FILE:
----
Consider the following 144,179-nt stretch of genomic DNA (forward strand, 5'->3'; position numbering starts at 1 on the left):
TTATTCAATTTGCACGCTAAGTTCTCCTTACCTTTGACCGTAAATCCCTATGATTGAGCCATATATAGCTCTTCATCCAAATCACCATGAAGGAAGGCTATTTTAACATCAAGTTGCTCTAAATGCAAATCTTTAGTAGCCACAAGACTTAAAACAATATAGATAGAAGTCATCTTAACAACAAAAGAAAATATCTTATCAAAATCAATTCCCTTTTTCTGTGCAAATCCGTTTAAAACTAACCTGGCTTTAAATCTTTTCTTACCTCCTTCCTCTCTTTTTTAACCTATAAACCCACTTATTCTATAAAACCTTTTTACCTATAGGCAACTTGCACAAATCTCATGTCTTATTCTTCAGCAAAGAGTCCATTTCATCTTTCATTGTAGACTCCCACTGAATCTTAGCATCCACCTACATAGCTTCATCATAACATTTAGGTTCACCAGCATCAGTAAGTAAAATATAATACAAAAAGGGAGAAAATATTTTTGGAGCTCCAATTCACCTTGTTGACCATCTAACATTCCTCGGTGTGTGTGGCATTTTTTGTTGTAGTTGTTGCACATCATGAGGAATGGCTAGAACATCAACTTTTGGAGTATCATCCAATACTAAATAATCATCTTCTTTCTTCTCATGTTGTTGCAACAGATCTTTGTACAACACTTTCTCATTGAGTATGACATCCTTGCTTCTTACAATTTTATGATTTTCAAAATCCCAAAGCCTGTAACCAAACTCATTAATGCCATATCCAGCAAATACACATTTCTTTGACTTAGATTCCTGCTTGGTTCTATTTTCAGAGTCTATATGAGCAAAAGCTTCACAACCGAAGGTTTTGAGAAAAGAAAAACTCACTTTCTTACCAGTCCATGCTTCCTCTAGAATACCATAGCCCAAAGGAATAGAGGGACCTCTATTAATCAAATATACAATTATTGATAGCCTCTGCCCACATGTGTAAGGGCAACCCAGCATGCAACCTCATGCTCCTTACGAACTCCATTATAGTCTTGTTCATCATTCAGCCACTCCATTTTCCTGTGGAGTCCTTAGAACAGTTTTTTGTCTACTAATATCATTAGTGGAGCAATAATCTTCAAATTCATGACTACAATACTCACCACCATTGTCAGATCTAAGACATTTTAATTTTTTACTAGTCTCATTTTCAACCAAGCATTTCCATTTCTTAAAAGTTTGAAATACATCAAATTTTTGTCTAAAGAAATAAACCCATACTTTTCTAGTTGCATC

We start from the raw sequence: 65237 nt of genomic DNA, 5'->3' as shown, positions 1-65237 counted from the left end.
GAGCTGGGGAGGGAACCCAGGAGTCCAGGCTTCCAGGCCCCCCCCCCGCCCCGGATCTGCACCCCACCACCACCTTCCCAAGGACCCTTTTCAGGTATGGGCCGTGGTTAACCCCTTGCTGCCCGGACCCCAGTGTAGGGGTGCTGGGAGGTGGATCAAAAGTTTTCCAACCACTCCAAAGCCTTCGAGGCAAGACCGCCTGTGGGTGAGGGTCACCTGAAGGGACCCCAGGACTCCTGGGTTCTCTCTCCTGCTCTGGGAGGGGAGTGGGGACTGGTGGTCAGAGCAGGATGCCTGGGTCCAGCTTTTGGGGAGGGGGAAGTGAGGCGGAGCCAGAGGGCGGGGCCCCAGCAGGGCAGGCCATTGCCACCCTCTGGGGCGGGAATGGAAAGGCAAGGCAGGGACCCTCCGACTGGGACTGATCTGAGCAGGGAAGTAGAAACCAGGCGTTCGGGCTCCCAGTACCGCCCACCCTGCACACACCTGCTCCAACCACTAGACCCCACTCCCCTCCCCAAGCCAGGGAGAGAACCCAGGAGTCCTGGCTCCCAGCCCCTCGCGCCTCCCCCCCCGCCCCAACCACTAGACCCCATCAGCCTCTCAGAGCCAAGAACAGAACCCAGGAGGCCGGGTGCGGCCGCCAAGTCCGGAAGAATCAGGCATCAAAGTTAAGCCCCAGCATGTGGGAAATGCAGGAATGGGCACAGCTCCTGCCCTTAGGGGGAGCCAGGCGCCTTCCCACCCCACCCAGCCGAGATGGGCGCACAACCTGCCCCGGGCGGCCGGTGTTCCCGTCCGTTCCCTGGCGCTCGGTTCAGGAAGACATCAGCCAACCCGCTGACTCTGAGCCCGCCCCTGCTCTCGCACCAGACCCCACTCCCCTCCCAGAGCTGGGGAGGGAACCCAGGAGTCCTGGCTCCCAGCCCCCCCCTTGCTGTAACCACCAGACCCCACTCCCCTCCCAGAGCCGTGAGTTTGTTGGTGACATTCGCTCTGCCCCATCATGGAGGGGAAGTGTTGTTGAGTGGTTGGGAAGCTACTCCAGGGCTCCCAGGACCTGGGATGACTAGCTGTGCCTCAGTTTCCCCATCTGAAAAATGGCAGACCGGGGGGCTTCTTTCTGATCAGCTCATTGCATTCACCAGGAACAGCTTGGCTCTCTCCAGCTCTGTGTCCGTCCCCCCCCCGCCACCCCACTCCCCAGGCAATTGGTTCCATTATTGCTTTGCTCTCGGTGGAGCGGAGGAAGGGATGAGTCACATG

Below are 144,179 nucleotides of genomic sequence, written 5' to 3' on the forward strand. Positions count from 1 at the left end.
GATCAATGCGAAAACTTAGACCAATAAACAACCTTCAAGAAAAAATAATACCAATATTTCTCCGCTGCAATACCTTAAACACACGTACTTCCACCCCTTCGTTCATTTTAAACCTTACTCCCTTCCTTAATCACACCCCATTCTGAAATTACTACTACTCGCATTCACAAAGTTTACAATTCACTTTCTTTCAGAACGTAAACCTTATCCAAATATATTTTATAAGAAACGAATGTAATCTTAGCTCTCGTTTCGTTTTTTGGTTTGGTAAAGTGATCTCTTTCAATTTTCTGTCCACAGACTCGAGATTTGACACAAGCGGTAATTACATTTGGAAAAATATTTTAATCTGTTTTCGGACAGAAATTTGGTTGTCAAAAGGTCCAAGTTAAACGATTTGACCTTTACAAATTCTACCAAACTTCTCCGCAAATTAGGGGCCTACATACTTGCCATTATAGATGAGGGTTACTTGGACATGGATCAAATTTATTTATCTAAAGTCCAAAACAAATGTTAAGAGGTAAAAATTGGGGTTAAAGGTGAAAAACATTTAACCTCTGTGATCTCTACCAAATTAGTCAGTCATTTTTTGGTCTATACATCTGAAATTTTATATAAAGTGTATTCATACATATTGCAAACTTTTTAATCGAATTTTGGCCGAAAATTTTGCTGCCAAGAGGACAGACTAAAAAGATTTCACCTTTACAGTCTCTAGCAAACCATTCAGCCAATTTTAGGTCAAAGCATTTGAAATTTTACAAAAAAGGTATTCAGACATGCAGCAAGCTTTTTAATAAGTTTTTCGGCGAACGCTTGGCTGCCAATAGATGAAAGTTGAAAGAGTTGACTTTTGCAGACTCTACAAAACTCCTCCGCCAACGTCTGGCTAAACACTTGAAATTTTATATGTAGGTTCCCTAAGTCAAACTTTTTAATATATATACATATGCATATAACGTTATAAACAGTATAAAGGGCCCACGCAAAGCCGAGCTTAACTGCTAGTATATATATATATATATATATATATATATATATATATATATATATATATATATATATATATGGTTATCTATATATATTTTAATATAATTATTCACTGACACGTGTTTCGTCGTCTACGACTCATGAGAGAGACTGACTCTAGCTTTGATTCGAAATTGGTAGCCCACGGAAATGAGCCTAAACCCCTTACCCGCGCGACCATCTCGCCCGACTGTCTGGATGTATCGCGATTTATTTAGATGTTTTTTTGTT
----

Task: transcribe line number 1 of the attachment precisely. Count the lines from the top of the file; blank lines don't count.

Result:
Consider the following 144,179-nt stretch of genomic DNA (forward strand, 5'->3'; position numbering starts at 1 on the left):